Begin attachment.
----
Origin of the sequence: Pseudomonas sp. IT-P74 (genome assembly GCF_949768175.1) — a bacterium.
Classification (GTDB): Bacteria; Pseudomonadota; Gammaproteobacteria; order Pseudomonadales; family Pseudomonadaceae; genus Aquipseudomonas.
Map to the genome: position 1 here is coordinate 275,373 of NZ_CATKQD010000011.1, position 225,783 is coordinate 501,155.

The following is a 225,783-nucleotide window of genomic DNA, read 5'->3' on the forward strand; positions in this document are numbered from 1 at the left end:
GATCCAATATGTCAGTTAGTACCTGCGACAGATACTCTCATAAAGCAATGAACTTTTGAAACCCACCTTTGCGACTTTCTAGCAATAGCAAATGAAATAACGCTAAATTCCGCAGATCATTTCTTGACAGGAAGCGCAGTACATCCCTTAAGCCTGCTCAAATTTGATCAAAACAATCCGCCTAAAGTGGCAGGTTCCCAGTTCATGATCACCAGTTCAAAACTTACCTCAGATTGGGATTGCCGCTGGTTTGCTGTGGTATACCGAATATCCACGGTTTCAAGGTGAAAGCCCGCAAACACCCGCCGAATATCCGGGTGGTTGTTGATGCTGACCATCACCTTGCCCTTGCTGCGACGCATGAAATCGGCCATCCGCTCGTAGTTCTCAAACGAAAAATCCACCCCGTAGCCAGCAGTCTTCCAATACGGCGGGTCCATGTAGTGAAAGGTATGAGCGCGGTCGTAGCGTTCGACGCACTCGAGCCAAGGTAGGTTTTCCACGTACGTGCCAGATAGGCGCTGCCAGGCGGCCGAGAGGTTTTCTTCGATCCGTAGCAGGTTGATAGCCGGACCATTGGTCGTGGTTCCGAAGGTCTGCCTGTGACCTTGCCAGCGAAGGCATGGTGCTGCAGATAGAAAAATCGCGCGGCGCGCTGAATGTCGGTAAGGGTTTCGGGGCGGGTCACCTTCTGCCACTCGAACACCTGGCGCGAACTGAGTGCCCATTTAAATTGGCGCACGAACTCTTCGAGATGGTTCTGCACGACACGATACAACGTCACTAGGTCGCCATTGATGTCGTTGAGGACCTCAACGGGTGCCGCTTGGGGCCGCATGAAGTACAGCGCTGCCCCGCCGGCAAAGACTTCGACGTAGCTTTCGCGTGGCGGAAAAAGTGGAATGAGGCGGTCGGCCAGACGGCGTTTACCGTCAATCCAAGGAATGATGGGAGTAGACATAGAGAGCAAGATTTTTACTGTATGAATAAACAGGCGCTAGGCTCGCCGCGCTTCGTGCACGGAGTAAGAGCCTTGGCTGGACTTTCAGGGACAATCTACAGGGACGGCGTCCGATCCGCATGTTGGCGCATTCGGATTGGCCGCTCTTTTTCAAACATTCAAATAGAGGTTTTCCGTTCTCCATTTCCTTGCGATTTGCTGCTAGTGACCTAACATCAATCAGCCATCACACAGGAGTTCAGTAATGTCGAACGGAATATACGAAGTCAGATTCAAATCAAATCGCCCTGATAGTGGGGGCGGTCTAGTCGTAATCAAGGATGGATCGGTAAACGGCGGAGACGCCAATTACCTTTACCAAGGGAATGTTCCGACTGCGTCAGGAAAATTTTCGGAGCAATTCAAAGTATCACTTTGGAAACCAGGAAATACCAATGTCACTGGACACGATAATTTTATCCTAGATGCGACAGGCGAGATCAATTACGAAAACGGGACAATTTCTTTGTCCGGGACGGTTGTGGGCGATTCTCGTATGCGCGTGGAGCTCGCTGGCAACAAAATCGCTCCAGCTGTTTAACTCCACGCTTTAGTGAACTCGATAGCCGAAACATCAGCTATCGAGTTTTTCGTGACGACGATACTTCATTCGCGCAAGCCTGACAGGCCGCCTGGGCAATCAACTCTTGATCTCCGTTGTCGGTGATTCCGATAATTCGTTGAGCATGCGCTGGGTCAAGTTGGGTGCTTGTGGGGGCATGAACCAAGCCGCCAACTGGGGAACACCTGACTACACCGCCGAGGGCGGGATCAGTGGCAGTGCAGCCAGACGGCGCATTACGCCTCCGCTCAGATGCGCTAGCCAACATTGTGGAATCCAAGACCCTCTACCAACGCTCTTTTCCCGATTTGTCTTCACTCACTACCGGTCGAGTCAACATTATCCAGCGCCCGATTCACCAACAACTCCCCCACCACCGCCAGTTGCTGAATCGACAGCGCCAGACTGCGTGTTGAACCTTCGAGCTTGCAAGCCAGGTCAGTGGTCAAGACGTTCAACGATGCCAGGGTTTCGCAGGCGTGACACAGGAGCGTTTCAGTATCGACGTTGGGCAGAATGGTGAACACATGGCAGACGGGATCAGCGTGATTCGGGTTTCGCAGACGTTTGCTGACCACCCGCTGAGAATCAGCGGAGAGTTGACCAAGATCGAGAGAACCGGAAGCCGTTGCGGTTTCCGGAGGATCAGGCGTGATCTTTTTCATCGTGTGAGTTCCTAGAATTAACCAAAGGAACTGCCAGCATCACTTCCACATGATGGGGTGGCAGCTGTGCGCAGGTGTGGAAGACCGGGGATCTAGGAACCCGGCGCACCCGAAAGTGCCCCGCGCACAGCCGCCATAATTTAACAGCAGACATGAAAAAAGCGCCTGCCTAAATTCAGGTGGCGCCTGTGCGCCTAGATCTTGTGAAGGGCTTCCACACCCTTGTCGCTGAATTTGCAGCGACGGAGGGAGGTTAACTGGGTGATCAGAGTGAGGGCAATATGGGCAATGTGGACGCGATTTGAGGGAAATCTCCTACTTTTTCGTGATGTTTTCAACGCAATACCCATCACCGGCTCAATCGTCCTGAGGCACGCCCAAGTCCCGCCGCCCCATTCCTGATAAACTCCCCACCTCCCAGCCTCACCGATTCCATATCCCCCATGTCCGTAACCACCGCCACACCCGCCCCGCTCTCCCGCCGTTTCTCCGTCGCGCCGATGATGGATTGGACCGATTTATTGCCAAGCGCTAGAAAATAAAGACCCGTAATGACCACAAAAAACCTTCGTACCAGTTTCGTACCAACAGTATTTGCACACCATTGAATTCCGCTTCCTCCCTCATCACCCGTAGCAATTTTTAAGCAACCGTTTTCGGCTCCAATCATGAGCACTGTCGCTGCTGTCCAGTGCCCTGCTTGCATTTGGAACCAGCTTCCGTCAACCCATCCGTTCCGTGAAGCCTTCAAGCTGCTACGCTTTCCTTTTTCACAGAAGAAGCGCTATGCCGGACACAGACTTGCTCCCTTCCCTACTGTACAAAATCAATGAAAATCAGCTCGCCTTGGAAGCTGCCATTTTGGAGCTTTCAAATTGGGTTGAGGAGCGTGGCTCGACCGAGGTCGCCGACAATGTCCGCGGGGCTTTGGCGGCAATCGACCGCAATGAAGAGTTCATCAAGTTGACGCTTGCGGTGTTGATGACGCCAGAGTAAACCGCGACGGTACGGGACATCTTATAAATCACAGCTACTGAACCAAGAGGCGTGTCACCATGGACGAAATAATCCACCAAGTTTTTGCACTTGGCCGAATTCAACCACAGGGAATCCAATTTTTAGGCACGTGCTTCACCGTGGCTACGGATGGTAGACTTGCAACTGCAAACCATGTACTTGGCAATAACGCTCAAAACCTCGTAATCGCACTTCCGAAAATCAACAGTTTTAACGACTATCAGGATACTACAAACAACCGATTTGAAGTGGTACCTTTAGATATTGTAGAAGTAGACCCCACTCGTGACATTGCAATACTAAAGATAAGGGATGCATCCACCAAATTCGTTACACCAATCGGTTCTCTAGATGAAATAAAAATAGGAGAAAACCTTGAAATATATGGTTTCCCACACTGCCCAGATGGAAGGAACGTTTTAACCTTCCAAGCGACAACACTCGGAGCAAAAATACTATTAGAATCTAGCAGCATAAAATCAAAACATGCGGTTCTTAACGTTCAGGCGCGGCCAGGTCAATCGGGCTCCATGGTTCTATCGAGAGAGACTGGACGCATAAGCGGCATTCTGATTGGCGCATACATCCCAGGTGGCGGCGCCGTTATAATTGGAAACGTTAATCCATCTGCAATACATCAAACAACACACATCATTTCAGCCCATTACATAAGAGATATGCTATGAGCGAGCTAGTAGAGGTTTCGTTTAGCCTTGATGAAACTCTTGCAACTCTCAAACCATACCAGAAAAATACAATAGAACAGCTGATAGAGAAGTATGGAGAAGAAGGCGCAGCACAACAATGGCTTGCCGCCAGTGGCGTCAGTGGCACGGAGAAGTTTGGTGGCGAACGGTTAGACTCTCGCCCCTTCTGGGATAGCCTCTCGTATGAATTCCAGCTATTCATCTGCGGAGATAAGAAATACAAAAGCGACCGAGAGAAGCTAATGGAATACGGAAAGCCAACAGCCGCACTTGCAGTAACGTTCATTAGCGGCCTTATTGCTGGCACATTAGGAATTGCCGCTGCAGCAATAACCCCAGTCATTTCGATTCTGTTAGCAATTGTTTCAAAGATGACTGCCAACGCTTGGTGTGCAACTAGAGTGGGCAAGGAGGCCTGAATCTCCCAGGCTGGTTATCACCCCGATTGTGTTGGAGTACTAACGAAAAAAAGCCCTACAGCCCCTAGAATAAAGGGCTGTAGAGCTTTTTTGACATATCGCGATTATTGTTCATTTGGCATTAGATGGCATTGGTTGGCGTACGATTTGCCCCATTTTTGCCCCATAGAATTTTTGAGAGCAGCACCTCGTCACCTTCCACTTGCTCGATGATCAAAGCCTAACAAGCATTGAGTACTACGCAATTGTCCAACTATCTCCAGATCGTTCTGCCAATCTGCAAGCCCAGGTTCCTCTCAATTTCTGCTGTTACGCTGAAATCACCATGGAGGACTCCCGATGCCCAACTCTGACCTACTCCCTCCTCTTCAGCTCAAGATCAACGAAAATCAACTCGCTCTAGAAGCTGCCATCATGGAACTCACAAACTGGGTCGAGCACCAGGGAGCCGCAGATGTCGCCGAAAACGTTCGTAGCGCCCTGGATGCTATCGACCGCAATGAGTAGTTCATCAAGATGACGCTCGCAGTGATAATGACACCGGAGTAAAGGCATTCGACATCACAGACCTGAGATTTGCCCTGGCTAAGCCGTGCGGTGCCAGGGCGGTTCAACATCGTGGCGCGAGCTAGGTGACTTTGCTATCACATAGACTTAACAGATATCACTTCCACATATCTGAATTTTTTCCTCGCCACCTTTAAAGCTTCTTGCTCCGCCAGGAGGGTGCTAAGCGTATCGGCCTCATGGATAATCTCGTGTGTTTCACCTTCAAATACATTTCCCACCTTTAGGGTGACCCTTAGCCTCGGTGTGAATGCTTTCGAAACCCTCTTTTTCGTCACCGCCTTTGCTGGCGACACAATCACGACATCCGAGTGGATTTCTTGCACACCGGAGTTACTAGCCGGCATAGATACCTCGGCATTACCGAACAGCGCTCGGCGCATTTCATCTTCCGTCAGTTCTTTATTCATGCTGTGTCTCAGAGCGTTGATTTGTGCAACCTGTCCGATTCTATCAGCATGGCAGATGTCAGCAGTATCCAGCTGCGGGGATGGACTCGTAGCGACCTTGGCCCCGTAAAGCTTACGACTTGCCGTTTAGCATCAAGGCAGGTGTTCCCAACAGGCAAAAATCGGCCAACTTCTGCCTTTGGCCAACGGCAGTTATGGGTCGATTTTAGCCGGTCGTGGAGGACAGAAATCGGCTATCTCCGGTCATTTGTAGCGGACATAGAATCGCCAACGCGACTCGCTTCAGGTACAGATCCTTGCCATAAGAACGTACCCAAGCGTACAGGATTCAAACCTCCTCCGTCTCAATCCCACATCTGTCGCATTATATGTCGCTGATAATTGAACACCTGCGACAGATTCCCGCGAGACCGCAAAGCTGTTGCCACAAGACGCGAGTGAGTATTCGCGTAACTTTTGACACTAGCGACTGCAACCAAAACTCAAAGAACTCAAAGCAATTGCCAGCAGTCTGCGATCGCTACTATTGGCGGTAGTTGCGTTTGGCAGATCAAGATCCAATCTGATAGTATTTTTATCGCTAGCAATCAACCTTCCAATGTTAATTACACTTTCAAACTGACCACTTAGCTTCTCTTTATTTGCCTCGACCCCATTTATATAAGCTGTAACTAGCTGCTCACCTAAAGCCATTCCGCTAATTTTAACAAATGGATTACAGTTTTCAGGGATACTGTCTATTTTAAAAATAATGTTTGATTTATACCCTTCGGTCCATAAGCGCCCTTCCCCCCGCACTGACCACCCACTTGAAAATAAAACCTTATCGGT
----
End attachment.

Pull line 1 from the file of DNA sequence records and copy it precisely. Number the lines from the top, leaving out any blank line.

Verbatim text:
Origin of the sequence: Pseudomonas sp. IT-P74 (genome assembly GCF_949768175.1) — a bacterium.